(2/28/2008) In January 2007 a new conservation initiative arrived with an unusual level of media attention. The attention was due to the fact that the organization was doing things differently—very differently. Instead of focusing their efforts on the usual conservation-mascots like the panda or tiger, they introduced the public to long-ignored animals: photos of the impossibly unique aye-aye and a baby slender loris wrapped around a finger appeared in newsprint worldwide. The new initiative EDGE (Evolutionary Distinct and Globally Endangered), launched by the Zoological Society of London, was not concerned with an animal's perceived popularity, rather the chose their focal species on a combined measurement of a species' biological uniqueness and its vulnerability to extinction. Consequently, they hoped to make celebrities out of animals (big and small) most people had never heard of: the hairy-eared dwarf lemur, anyone?
$100 billion worth of carbon released from deforestation in Riau, Sumatra
(2/27/2008) A WWF study found that deforestation of nearly 10.5 million acres of tropical forests and peat swamp in central Sumatra's Riau Province over the past 25 years has generated 3.7 gigatons of carbon dioxide. Based on today's $32 closing price for a ton of carbon dioxide for European Union Allowances, the emissions had a theoretical trading value of $118 billion, assuming they could have been traded at the full E.U. carbon price at the time (voluntary offsets would have been worth about $13 billion).
5,000 mile-long tiger corridor proposed
(2/13/2008) The Wildlife conservation Society and the Panthera Foundation announced plans to establish a 5,000 mile-long "genetic corridor" from Bhutan to Burma that would span eight countries and allow tiger populations to roam freely across the largest remaining block of tiger habitat. The plan has been endorsed by leading conservationists and the new King of Bhutan, his Majesty Jigme Khesar Namgyel Wangchuck.
Sumatran tiger faces extinction due to wildlife trade
(2/12/2008) The critically endangered Sumatran Tiger faces extinction due to the tiger parts trade in Indonesia, reports a new report from TRAFFIC, the wildlife trade monitoring network run by IUCN and WWF.
Thailand's forests could support 2,000 tigers
(12/19/2007) Thailand's network of parks could support 2,000 tigers, reports a new study by Thailand's Department of National Park, Wildlife, and Plant conservation and the New York-based Wildlife conservation Society.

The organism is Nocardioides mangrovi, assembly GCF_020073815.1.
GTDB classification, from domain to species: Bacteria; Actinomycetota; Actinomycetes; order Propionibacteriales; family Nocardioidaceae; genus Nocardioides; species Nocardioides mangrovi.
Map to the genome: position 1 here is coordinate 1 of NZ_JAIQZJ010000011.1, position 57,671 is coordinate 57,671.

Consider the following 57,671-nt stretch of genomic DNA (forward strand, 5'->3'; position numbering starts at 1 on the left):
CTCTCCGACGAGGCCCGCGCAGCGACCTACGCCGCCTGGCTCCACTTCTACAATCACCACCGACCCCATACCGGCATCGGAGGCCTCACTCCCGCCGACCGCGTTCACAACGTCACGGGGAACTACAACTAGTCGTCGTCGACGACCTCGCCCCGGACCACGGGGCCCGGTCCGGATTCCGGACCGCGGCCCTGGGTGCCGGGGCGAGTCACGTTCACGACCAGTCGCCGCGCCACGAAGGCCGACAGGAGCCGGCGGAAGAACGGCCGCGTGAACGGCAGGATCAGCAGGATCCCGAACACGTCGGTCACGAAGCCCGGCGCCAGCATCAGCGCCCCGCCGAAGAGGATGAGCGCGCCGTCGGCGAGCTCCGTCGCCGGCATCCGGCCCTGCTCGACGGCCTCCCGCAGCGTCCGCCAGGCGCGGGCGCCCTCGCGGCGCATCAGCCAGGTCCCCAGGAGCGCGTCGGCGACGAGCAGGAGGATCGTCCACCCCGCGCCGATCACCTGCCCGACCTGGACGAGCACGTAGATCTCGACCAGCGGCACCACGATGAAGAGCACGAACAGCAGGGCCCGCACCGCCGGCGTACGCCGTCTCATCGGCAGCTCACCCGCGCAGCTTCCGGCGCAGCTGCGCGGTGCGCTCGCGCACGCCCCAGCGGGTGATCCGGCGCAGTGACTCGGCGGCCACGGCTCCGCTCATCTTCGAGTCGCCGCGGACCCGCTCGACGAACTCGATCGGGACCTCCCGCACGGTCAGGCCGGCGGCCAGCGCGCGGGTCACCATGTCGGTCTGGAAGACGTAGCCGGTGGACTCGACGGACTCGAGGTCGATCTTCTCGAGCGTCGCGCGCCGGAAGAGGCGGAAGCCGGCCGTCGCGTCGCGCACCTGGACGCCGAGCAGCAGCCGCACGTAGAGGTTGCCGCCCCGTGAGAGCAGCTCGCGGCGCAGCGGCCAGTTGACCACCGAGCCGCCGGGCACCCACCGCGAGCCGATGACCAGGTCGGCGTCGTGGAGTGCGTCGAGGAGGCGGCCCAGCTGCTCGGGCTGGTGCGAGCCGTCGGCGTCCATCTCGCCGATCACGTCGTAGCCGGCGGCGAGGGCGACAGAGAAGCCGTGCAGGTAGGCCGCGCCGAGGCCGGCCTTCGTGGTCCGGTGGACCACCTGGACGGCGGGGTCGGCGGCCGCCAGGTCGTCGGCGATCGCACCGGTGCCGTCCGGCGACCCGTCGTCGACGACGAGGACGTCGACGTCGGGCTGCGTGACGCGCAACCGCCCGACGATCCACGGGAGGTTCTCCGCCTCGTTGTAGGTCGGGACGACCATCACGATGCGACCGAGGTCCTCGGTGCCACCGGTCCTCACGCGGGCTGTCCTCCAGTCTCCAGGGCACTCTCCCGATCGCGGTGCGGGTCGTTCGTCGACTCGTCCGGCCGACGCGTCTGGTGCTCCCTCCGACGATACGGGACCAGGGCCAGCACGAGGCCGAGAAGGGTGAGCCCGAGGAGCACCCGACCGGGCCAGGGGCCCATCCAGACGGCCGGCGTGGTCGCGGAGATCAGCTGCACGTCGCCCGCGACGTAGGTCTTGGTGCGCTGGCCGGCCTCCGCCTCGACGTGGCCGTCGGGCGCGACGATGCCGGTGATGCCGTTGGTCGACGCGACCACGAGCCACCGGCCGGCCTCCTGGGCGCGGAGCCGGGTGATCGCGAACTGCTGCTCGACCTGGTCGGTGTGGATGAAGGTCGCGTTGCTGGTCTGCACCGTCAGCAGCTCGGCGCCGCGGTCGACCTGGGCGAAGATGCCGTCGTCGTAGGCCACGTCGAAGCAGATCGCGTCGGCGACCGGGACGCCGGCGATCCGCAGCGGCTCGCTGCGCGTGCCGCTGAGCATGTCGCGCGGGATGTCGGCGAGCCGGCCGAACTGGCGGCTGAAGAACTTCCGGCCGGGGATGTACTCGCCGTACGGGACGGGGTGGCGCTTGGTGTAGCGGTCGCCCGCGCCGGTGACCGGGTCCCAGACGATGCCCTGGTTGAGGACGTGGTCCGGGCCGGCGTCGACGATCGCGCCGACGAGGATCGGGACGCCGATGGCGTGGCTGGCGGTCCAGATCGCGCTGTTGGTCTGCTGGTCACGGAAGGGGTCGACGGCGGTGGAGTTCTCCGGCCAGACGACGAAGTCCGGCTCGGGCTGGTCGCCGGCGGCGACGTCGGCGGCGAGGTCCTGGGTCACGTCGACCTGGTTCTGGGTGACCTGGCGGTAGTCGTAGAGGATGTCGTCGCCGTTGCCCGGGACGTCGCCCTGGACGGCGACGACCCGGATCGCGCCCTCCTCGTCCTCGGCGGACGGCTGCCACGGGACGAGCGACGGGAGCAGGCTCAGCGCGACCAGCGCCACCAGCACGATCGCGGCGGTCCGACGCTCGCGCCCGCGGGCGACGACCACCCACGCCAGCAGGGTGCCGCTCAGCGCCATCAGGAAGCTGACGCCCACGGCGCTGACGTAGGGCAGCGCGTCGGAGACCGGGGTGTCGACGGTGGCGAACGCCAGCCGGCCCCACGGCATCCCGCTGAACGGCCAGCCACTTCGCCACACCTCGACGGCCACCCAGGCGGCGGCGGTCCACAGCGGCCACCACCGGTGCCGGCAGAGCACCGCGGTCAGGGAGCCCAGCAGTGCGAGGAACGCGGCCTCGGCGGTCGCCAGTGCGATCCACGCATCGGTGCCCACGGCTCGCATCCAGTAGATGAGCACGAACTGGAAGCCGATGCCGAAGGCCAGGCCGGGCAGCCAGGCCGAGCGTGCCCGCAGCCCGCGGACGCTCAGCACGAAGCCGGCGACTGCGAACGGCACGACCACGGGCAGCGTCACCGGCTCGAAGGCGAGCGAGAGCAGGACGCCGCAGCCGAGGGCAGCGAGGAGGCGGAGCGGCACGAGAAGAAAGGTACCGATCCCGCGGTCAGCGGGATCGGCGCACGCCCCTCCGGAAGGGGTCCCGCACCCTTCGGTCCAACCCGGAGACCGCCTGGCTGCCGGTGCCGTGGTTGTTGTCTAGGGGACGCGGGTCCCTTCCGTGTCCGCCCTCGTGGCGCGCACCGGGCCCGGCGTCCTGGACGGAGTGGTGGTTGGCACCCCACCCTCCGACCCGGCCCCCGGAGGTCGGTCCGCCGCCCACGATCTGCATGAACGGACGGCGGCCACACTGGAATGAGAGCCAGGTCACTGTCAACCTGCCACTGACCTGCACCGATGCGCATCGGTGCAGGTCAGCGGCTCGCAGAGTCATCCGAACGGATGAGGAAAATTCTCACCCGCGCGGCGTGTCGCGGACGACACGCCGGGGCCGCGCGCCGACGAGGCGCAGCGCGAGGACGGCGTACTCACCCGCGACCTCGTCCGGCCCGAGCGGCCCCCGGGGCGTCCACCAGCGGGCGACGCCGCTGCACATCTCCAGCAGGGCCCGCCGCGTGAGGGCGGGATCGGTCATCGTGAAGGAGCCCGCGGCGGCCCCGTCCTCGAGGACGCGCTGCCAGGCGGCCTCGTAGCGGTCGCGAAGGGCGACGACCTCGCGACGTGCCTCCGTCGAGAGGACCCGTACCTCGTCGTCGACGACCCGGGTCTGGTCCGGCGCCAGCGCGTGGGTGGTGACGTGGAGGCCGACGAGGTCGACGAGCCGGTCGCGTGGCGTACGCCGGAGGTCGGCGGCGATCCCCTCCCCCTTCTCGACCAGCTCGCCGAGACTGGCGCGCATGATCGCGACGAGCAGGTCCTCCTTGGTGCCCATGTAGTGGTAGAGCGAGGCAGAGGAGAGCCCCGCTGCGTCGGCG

Saving tigers in India
(11/8/2007) Over the past century the number of tigers in India has fallen from about 40,000 to less than 4,000 (and possibly as few as 1,500). Relentless poaching and clearing of habitat for agriculture have been the primary drivers of this decline, though demand for tiger skins and parts for "medicinal" purposes has become an increasingly important threat in recent years.
Asia's tigers could get big boost from small conservation efforts
(11/5/2007) Small changes to the management of wildlife reservers in India, Bangladesh, Bhutan, and Nepal could dramatically boost endangered tiger populations, reports a new study published in the journal Biological conservation.
Threatened Amur tiger shows signs of recovery
(10/31/2007) In a world where many animals are under siege, the Amur tiger -- popularly known in the West as the Siberian tiger -- offers an encouraging message: the population of the huge cat is showing signs of recovery.
First photos of a wild South China Tiger in 34 years
(10/14/2007) While there has been proof that the South China Tiger still lives in the Shaanxi province--sightings by locals, findings of footprints, hair, and teeth--there has been no photographic evidence of this species since 1964. But on October 3rd a local farmer, Zhou Zhenglong, took a total of 71 pictures of a South China Tiger in the wild. For his efforts the farmer received a payment of 20,000 yuan.
Congress urged to protect big cats, endangered dogs
(9/7/2007) Efforts to protect many of the world's largest and most endangered wild relatives of cats and dogs recently moved a step closer to victory with a congressional hearing on the Great Cats and Rare Canids bill. Today's hearing was the first since the bill's introduction in 2004, according to the Wildlife conservation Society and other environmental groups which support this legislative initiative.
Chinese demand takes toll on wildlife in Burma (Myanmar)
(9/4/2007) If the market of Mong La is anything to go by, the remaining wild elephants, tigers and bears in Myanmar's forests are being hunted down slowly and sold to China.
Meeting seeks to save Sumatra's tigers and elephants from extinction
(8/29/2007) Over 100 wildlife experts and government officials will meet in Indonesia Wednesday to draft an action plan to save Sumatran elephnts and tigers from extinction, reports Reuters.
- this report used quotes and information from WWF